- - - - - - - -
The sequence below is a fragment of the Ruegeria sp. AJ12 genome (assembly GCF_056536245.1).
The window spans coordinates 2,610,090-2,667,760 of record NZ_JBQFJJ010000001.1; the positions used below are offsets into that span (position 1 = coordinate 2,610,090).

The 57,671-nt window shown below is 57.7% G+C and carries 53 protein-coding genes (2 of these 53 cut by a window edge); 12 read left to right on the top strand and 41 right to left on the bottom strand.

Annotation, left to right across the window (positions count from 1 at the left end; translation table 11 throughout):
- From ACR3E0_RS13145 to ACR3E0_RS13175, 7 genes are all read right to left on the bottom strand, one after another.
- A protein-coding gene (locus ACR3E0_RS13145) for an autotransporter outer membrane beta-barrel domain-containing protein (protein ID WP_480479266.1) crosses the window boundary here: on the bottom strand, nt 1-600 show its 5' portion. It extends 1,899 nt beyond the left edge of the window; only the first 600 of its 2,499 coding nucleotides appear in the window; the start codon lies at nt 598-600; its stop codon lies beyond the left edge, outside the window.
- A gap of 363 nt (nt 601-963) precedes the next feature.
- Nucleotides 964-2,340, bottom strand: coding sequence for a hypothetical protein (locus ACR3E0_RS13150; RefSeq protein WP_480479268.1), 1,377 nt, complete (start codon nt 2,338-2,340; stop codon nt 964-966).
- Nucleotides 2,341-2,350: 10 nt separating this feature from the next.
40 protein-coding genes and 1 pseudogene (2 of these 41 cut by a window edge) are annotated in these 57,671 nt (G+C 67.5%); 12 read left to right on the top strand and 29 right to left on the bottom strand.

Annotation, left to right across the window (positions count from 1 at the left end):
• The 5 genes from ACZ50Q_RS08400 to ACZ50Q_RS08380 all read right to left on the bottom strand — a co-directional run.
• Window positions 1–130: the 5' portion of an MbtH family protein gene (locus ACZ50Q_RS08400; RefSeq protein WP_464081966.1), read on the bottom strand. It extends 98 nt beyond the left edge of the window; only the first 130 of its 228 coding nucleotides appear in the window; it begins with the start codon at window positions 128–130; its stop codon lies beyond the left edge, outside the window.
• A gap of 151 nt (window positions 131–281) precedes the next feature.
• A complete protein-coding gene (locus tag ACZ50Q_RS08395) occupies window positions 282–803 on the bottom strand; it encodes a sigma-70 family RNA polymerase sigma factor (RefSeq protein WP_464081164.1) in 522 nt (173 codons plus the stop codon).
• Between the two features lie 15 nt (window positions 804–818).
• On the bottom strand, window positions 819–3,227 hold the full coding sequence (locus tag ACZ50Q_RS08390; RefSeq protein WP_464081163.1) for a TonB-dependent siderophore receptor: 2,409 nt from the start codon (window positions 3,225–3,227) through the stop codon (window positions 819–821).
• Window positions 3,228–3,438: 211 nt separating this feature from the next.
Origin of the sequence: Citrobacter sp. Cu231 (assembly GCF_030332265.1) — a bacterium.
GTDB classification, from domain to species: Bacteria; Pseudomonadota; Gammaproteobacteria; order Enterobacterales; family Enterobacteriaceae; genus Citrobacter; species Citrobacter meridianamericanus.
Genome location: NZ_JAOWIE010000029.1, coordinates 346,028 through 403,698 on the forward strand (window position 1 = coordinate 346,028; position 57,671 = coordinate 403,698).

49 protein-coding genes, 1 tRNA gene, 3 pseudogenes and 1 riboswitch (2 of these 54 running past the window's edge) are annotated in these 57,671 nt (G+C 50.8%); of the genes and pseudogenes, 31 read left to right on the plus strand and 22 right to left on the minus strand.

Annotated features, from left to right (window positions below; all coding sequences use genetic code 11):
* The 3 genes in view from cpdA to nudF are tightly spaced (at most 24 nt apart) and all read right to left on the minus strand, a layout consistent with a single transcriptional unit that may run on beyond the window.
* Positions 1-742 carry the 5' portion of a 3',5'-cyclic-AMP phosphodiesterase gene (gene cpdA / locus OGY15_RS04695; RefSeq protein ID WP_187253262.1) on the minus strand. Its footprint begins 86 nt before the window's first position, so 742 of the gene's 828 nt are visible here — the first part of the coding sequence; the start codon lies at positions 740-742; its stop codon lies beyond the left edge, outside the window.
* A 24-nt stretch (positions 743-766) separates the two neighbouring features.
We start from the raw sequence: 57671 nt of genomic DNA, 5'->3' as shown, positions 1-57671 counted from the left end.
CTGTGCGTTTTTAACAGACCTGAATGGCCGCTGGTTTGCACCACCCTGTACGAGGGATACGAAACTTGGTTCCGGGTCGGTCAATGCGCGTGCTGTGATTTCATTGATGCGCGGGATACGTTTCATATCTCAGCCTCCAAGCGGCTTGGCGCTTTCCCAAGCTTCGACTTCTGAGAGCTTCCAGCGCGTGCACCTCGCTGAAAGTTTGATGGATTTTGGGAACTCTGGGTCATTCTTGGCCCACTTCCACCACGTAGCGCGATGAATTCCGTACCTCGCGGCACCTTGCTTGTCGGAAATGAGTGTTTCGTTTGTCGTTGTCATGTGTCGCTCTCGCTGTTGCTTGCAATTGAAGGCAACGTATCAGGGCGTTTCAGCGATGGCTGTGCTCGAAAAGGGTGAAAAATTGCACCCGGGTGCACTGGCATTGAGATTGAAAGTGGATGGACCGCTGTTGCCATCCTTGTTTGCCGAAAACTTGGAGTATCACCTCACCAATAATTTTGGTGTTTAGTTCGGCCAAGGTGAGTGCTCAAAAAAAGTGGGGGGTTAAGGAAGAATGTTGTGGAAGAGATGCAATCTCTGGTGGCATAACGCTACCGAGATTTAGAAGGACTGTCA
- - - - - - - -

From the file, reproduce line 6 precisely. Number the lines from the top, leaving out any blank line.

- A protein-coding gene (locus ACR3E0_RS13145) for an autotransporter outer membrane beta-barrel domain-containing protein (protein ID WP_480479266.1) crosses the window boundary here: on the bottom strand, nt 1-600 show its 5' portion. It extends 1,899 nt beyond the left edge of the window; only the first 600 of its 2,499 coding nucleotides appear in the window; the start codon lies at nt 598-600; its stop codon lies beyond the left edge, outside the window.